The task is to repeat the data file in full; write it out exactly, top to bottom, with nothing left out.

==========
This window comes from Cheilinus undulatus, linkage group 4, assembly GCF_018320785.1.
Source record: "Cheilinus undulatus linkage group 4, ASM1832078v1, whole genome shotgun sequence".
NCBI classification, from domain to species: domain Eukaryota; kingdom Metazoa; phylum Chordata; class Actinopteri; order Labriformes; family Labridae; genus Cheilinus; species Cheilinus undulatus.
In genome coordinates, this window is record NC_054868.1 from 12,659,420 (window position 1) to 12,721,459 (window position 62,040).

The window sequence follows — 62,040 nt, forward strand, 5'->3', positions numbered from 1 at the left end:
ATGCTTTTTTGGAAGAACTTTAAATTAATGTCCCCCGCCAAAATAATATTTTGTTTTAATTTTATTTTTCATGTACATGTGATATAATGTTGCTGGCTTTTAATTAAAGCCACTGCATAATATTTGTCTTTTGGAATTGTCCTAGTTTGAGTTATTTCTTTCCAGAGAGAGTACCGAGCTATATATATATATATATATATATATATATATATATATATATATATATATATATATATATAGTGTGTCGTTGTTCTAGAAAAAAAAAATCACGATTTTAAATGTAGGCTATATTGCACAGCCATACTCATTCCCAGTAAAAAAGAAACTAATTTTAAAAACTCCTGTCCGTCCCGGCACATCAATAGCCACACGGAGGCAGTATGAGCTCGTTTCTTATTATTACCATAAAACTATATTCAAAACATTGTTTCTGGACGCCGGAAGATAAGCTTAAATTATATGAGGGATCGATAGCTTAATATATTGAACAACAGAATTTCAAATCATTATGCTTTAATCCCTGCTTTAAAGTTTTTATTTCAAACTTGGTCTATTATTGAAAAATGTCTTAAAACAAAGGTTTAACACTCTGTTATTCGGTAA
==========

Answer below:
This window comes from Cheilinus undulatus, linkage group 4, assembly GCF_018320785.1.
Source record: "Cheilinus undulatus linkage group 4, ASM1832078v1, whole genome shotgun sequence".
NCBI classification, from domain to species: domain Eukaryota; kingdom Metazoa; phylum Chordata; class Actinopteri; order Labriformes; family Labridae; genus Cheilinus; species Cheilinus undulatus.
In genome coordinates, this window is record NC_054868.1 from 12,659,420 (window position 1) to 12,721,459 (window position 62,040).

The window sequence follows — 62,040 nt, forward strand, 5'->3', positions numbered from 1 at the left end:
ATGCTTTTTTGGAAGAACTTTAAATTAATGTCCCCCGCCAAAATAATATTTTGTTTTAATTTTATTTTTCATGTACATGTGATATAATGTTGCTGGCTTTTAATTAAAGCCACTGCATAATATTTGTCTTTTGGAATTGTCCTAGTTTGAGTTATTTCTTTCCAGAGAGAGTACCGAGCTATATATATATATATATATATATATATATATATATATATATATATATATATATATATATAGTGTGTCGTTGTTCTAGAAAAAAAAAATCACGATTTTAAATGTAGGCTATATTGCACAGCCATACTCATTCCCAGTAAAAAAGAAACTAATTTTAAAAACTCCTGTCCGTCCCGGCACATCAATAGCCACACGGAGGCAGTATGAGCTCGTTTCTTATTATTACCATAAAACTATATTCAAAACATTGTTTCTGGACGCCGGAAGATAAGCTTAAATTATATGAGGGATCGATAGCTTAATATATTGAACAACAGAATTTCAAATCATTATGCTTTAATCCCTGCTTTAAAGTTTTTATTTCAAACTTGGTCTATTATTGAAAAATGTCTTAAAACAAAGGTTTAACACTCTGTTATTCGGTAA